On May 21, 1999, All My Children star Susan Lucci finally won a Daytime Emmy. This came after a hilarious 18-year losing streak which probably gave Lucci more mainstream fame than any of the women who actually won the award. But we’re happy Susan won that Emmy, cause from the looks of her 1992 movie Hit Woman: The Double Life, she ain’t gonna be winning an Oscar anytime soon.
Why is it “The Double Life”? I don’t know, exactly, but probably what they meant was that Susan Lucci is on the trail of… herself. But not really. Lucci plays Maggie Dutton, an FBI agent trying to track down a killer-for-hire, and Carmen Moore, the killer, and the only character who seems to notice that she and Maggie look exactly alike. Robert Urich plays Harry Carter, Maggie’s partner on the murder case, and wouldn’t you know it, they used to be married and they still have feelings for each other! (At this point you get three guesses as to what happens to Urich’s character and who’s responsible. The first two guesses don’t count.) Both of Lucci’s roles are pretty weak, with Carmen the cold-blooded killer coming off slightly more interesting than Maggie, the shyest, most awkward woman in the universe somehow being entrusted to protect the nation from trained snipers. Urich’s performance here would fall under the category of “phoning it in,” as the infomercial he did for a dental technology company right before he died is way more interesting than his character here.
Writer Joe Reb Moffly was apparently gunning for the record for most consecutive predictable movie cliches. Besides the “tension” between Maggie and Harry as they try to reconcile their professional and personal lives, we’ve also got the obligatory “It all started in my childhood” explanation for Lucci’s motivations, and of course, the climactic moment where the two Luccis face off, declare that they’re really very much alike even though they’re not, and fight to the death even though they now have a bond. I guess I’m glad that one of the Susan Luccis didn’t confess that she was the other Lucci’s mother, or sister, or clone, but just about every other hallmark of bad writing made it into the plot. Not that any of it makes sense. The storyline tumbles more than it twists, and it’s likely that an average viewer, even on a B-Movie night, would fall asleep before the big finale, which isn’t even that big anyway. I think one of our screeners balanced his checkbook while we watched, and he didn’t miss anything.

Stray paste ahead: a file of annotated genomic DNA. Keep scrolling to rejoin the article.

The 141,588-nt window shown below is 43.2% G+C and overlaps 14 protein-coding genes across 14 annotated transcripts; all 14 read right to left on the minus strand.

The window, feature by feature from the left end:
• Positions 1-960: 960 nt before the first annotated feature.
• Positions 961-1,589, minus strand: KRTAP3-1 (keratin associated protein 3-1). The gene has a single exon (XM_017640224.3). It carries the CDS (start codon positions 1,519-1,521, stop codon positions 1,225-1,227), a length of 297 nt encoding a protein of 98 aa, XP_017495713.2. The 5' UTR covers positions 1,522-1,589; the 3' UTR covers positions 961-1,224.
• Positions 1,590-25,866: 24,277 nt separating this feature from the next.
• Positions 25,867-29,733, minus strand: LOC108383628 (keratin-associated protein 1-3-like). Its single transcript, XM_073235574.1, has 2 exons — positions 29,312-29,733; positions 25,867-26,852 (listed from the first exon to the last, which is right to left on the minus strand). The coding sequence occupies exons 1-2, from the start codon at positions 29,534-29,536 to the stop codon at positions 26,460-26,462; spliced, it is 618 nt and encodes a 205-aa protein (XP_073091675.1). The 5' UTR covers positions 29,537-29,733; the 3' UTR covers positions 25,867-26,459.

The only positive thing I can say about this movie is that it doesn’t pretend to be anything other than mediocre. There’s no ambition in here. Even the teaser line looks like it was thrown together at the last minute: “Each driven by an obsession to succeed, the perfectly matched competitors hurtle full-speed through a risky game of double-cross to an unexpected and deadly finish line.” While I have never known a risky game of double-cross to have a finish line, Hit Woman does end eventually, and that’s probably good enough.
A trivial note here: Hit Woman also features Wayne “Newman” Knight in the role of Tommy White, who I don’t remember being in the movie at all, so I’ll just have to take their word for it.